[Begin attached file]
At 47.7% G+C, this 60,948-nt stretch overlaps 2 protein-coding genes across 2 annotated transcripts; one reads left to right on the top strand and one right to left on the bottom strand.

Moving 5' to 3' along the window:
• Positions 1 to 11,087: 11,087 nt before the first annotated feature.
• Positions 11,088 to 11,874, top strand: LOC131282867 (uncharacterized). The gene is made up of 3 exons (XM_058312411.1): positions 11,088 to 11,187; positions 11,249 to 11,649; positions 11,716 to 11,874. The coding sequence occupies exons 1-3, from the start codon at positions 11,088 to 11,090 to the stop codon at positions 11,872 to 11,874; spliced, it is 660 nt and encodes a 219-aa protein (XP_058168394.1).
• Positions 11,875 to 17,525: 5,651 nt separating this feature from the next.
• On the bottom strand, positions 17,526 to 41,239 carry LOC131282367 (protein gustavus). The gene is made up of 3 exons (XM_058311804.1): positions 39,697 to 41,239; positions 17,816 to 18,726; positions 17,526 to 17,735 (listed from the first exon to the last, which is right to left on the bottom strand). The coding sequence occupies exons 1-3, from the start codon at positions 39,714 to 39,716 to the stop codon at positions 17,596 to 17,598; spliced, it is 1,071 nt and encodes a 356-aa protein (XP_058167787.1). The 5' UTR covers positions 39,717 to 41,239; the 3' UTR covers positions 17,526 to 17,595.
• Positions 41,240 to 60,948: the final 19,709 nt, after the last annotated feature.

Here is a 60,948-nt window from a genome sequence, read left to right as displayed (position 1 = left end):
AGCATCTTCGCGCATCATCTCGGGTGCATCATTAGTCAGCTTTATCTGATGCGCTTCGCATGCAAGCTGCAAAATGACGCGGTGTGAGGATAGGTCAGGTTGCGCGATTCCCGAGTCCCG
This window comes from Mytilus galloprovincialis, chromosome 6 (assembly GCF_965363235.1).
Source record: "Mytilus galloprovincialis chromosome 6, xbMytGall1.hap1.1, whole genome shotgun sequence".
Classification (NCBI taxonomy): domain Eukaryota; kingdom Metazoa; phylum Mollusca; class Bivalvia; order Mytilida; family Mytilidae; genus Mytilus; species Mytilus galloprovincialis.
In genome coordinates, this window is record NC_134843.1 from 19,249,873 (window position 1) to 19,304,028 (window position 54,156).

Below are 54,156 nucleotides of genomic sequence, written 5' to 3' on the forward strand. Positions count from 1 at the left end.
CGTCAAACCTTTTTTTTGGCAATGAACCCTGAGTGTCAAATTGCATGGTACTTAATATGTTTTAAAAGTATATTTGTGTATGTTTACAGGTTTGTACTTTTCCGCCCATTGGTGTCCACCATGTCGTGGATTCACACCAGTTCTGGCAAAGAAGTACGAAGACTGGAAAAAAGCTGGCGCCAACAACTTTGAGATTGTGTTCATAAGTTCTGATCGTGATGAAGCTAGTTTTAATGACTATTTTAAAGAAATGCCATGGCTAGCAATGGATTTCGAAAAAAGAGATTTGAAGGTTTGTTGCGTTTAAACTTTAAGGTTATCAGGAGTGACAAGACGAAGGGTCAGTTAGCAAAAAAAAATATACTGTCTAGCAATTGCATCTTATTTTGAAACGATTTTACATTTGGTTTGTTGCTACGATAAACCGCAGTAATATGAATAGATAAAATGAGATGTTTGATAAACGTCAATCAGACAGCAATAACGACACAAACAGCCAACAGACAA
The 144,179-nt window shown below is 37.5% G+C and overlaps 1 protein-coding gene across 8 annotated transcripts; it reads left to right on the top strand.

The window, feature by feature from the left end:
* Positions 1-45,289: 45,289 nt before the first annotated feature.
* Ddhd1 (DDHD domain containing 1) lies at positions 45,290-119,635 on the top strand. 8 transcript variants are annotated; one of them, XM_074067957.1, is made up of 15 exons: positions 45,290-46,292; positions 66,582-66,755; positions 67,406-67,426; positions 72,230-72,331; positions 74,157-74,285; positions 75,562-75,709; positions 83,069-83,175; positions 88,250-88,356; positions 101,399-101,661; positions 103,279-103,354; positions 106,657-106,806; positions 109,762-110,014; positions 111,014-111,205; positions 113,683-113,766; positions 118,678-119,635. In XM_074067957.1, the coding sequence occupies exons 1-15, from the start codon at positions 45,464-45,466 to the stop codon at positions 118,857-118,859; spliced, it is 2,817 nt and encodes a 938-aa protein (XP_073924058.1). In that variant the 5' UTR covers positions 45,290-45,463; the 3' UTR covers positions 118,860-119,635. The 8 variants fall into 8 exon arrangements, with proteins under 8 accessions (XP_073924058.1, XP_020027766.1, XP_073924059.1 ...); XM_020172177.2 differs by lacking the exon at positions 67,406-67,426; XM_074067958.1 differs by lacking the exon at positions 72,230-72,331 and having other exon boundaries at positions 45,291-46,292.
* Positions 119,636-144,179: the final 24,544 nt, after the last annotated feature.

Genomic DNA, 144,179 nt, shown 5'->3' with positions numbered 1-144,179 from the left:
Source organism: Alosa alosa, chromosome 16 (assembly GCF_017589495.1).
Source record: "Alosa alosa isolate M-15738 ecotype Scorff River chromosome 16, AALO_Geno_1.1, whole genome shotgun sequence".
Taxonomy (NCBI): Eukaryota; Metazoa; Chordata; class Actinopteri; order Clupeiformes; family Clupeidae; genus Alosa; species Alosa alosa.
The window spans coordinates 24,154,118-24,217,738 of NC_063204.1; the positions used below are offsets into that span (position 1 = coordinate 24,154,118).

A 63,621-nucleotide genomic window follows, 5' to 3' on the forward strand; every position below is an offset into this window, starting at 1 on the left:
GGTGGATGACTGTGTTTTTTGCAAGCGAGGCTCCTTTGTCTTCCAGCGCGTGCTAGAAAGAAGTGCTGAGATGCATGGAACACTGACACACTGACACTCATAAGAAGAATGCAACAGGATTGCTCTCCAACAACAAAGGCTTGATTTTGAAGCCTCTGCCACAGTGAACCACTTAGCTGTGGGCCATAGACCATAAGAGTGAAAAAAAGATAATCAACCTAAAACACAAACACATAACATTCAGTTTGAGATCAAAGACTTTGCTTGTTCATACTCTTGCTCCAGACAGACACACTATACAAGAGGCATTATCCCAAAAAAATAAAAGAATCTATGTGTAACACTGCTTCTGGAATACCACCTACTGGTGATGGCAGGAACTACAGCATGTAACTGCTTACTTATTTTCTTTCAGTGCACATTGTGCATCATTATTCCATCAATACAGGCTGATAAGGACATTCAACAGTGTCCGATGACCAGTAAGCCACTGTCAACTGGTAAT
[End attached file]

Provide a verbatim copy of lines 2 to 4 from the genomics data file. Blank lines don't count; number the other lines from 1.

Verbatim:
Moving 5' to 3' along the window:
• Positions 1 to 11,087: 11,087 nt before the first annotated feature.
• Positions 11,088 to 11,874, top strand: LOC131282867 (uncharacterized). The gene is made up of 3 exons (XM_058312411.1): positions 11,088 to 11,187; positions 11,249 to 11,649; positions 11,716 to 11,874. The coding sequence occupies exons 1-3, from the start codon at positions 11,088 to 11,090 to the stop codon at positions 11,872 to 11,874; spliced, it is 660 nt and encodes a 219-aa protein (XP_058168394.1).